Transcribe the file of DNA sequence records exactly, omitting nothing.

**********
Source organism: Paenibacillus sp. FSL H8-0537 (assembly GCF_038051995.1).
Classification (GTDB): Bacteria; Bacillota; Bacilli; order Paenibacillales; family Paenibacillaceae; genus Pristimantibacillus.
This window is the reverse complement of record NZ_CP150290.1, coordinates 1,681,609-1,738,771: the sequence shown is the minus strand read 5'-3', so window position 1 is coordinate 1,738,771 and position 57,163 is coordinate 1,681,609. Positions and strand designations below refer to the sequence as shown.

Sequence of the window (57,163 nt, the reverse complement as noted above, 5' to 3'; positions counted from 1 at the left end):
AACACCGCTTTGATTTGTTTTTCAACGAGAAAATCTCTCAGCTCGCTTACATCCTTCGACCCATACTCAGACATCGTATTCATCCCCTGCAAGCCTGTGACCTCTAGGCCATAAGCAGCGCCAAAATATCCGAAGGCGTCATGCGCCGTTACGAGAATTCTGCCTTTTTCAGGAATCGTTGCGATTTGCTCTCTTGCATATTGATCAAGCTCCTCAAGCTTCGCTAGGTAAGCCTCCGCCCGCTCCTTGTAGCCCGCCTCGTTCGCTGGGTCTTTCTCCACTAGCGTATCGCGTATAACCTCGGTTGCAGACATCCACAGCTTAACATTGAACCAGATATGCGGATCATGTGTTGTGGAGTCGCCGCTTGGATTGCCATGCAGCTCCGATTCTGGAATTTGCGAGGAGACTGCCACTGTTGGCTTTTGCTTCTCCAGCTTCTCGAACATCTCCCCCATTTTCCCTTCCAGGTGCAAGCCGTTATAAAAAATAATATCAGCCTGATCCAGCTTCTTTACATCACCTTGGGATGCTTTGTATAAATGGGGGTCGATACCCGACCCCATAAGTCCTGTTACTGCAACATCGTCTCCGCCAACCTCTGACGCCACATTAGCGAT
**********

Source organism: Paenibacillus sp. FSL H8-0537 (assembly GCF_038051995.1).
Classification (GTDB): Bacteria; Bacillota; Bacilli; order Paenibacillales; family Paenibacillaceae; genus Pristimantibacillus.
This window is the reverse complement of record NZ_CP150290.1, coordinates 1,681,609-1,738,771: the sequence shown is the minus strand read 5'-3', so window position 1 is coordinate 1,738,771 and position 57,163 is coordinate 1,681,609. Positions and strand designations below refer to the sequence as shown.

Sequence of the window (57,163 nt, the reverse complement as noted above, 5' to 3'; positions counted from 1 at the left end):
AACACCGCTTTGATTTGTTTTTCAACGAGAAAATCTCTCAGCTCGCTTACATCCTTCGACCCATACTCAGACATCGTATTCATCCCCTGCAAGCCTGTGACCTCTAGGCCATAAGCAGCGCCAAAATATCCGAAGGCGTCATGCGCCGTTACGAGAATTCTGCCTTTTTCAGGAATCGTTGCGATTTGCTCTCTTGCATATTGATCAAGCTCCTCAAGCTTCGCTAGGTAAGCCTCCGCCCGCTCCTTGTAGCCCGCCTCGTTCGCTGGGTCTTTCTCCACTAGCGTATCGCGTATAACCTCGGTTGCAGACATCCACAGCTTAACATTGAACCAGATATGCGGATCATGTGTTGTGGAGTCGCCGCTTGGATTGCCATGCAGCTCCGATTCTGGAATTTGCGAGGAGACTGCCACTGTTGGCTTTTGCTTCTCCAGCTTCTCGAACATCTCCCCCATTTTCCCTTCCAGGTGCAAGCCGTTATAAAAAATAATATCAGCCTGATCCAGCTTCTTTACATCACCTTGGGATGCTTTGTATAAATGGGGGTCGATACCCGACCCCATAAGTCCTGTTACTGCAACATCGTCTCCGCCAACCTCTGACGCCACATTAGCGAT